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Crossmedia, Social, Mobile, Business Modeling, Marketing, Research and insights

What’s Augmented Reality?

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In daily educational humbug, we’re almost halfway with our Mobile Business Design ‘minor’ (a free-of-choice-half-year-course to enhance the bachelor level). And while the students did their first written exam in this context, it struck me that we are talking a lot about locative or Location Based Services but not a lot more about Augmented Reality.

Sure, three of the five teams use Layer or likewise as a technological solution to their heavyweight assignments. But nobody uses the word Augmented Reality anymore. That’s strange. So, in retrospect, what is Augmented Reality?


According to Wikipedia[1], Augmented Reality (AR) is “a term for a live direct or indirect view of a physical, real-world environment whose elements are augmented by computer-generated sensory input such as sound, video, graphics or GPS data. It is related to a more general concept called mediated reality, in which a view of reality is modified (possibly even diminished rather than augmented) by a computer. As a result, the technology functions by enhancing one’s current perception of reality. By contrast, virtual reality replaces the real world with a simulated one


Portalés, Lerma, Navarr (2009) describe AR “as a relatively new technology that is based on mixing computer generated stimuli (visual, sound or haptic) and real ones, keeping a spatial relationship between synthetic and physical data and allowing user interaction in real time, as described in Azuma (1997)[2]

. Furthermore the authors state that AR provides


  • Seamless interaction between real and virtual environment
  • The ability to enhance reality
  • The presence of spatial cues for face-to-face and remote collaboration
  • Support of a tangible interface metaphor for object manipulation.
  • The ability to transition smoothly between reality and virtual-
  • The ability to transition smoothly between reality and virtual-
  • The ability to transition smoothly between reality and virtuality


Now, let us see what some our students think Augmented Reality is[3].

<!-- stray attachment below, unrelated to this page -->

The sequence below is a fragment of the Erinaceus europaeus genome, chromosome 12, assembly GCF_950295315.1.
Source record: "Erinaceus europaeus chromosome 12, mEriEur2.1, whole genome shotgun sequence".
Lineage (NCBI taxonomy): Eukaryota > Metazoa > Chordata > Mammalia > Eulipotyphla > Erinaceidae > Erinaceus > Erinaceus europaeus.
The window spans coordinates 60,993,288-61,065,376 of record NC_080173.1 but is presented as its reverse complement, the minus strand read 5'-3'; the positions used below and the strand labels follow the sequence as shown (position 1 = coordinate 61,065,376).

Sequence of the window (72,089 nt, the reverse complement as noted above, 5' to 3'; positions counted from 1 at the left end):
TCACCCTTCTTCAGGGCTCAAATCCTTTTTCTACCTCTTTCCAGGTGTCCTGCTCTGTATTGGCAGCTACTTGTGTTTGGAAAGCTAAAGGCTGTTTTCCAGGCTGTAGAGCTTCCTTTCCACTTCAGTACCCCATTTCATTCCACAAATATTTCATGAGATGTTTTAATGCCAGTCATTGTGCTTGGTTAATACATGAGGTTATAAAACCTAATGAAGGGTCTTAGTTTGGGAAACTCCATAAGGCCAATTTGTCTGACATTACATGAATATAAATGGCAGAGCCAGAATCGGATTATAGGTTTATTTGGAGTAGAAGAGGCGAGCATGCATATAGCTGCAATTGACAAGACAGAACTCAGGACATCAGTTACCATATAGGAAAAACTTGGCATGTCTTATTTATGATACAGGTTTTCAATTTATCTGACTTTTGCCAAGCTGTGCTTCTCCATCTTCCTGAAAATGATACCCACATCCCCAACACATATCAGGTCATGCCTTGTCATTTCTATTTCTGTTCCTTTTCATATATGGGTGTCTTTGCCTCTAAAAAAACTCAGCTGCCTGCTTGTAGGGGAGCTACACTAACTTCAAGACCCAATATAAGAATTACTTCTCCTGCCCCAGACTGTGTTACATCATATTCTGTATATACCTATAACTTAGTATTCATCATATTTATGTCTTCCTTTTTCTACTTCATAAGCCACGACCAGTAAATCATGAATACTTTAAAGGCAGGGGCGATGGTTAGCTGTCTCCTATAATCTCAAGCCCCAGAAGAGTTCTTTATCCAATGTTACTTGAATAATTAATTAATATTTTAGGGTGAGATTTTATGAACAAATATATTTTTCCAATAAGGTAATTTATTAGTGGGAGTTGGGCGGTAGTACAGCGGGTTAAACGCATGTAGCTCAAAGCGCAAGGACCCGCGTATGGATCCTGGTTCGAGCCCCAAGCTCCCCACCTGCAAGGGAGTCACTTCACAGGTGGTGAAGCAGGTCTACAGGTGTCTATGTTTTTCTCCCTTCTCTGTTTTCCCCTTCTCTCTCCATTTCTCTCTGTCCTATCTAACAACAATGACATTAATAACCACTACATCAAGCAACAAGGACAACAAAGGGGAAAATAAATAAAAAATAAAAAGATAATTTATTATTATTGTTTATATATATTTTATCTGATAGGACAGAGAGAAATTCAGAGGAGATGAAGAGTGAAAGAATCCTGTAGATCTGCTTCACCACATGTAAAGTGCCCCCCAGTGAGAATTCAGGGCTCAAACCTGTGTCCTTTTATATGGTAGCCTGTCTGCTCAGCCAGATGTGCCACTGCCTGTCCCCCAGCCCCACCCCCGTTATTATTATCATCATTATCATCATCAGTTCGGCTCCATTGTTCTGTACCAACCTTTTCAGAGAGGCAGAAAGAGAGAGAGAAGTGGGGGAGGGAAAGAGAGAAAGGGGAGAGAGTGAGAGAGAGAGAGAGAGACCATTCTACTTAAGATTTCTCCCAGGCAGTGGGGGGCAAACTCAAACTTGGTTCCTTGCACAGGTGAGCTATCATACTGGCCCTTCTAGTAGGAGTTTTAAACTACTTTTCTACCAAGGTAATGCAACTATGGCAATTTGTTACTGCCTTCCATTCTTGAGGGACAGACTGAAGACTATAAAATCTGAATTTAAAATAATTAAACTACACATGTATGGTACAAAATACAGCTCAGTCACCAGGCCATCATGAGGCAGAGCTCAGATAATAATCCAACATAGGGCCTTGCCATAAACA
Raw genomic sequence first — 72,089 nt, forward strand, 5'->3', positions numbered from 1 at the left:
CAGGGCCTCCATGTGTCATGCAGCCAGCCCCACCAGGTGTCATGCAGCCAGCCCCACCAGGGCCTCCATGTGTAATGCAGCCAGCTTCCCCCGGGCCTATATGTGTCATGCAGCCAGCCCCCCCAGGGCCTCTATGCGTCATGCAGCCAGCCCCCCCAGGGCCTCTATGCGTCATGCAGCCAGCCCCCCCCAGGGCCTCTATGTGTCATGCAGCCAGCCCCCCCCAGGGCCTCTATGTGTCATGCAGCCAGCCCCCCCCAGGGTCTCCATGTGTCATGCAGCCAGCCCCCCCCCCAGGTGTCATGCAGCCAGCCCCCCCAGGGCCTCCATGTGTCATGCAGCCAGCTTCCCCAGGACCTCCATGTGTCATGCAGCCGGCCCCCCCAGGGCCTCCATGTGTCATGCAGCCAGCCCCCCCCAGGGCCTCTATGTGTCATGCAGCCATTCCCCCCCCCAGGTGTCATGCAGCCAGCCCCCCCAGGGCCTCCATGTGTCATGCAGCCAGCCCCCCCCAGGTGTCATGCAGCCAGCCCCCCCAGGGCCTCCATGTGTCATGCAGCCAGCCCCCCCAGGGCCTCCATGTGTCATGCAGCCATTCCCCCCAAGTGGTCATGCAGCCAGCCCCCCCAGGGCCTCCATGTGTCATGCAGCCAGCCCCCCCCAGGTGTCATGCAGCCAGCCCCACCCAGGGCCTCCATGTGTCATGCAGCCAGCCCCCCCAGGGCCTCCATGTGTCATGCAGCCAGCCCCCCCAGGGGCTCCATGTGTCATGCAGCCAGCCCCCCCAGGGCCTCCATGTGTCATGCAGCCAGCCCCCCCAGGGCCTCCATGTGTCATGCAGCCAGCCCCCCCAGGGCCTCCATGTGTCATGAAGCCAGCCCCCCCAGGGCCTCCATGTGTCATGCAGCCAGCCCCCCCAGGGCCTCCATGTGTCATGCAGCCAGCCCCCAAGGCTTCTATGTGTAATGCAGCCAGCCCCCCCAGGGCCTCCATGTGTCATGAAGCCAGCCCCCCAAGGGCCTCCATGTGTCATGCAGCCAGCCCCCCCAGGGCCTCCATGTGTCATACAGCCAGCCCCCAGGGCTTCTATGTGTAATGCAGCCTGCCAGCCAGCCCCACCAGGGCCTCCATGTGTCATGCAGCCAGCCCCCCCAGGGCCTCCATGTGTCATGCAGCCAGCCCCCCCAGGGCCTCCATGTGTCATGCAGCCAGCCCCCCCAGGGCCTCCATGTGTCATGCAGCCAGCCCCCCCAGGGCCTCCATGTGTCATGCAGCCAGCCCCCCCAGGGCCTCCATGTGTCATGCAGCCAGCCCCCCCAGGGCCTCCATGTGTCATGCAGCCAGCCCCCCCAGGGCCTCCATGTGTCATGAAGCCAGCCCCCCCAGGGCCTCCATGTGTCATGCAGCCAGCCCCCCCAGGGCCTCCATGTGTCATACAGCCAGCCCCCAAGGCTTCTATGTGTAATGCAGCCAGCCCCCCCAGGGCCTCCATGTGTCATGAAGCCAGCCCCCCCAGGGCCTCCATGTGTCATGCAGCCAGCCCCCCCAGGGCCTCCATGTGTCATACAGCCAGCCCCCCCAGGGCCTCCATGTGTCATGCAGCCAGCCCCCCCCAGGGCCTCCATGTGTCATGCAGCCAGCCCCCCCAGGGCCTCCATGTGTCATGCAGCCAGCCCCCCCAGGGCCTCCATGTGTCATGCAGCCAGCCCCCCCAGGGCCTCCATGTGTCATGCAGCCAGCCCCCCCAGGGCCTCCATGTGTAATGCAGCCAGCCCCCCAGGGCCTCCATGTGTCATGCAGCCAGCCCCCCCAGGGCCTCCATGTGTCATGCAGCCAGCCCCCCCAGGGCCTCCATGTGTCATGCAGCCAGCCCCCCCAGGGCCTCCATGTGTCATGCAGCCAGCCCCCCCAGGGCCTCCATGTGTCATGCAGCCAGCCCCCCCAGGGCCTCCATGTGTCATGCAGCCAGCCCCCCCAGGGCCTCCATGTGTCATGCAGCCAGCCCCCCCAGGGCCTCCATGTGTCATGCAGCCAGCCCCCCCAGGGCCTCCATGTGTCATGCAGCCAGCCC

• AR can be described as the changed reality. Think of Layar. An extra layer is added (read reality) to the world, seen through a mobile phone.
  • AR is the creation of an extra dimension, using a mobile phone with a screen.
  • AR is the addition of image and/or user experience by means of digital shapes, sound and/or image to real surroundings.
  • AR is the adaptation of reality by means of modern technology.
  • AR is added reality by means of smartphione.


Okay. Fair enough. Not all definitions are of the same quality. Still, the idea is clear; by adding something to something – in this case extra digital information of some sort to a reflection of reality i.e. what you view on a screen of a (digital) device – we create a new reality. The question is whether this new – augmented (as in enlarged) – reality can only be created through digital devices. What about this ‘augmented’ reality, a shot taken from a train window? The window has added information which, I know it is disputable – creates a new enlarged reality. Isn’t it?

[1]http://en.wikipedia.org/wiki/Augmented_reality, visited 27 October 2011, 3.30PM

[2] Cristina Portalés, José Luis Lerma, Santiago Navarr (2009). Augmented reality and photogrammetry: A synergy to visualize physical and virtual city environment. ISPRS Journal of Photogrammetry and Remote Sensin (http://www.sciencedirect.com.www.dbproxy.hu.nl/science?_ob=MiamiImageURL&_cid=271826&_user=2849566&_pii=S0924271609001208&_check=y&_origin=search&_zone=rslt_list_item&_coverDate=2010-01-31&wchp=dGLzVlS-zSkzS&md5=aabce609b1e2abae785316954b3a0a01/1-s2.0-S0924271609001208-main.pdf)

[3] The exam was taken on 24 October 2011 in Utrecht. For obvious reasons I will not mention any names. The exam was in Dutch, I translated the writings of our ‘young colleagues.


Written by Kees Winkel

October 31, 2011 at 15:00

Posted in 1

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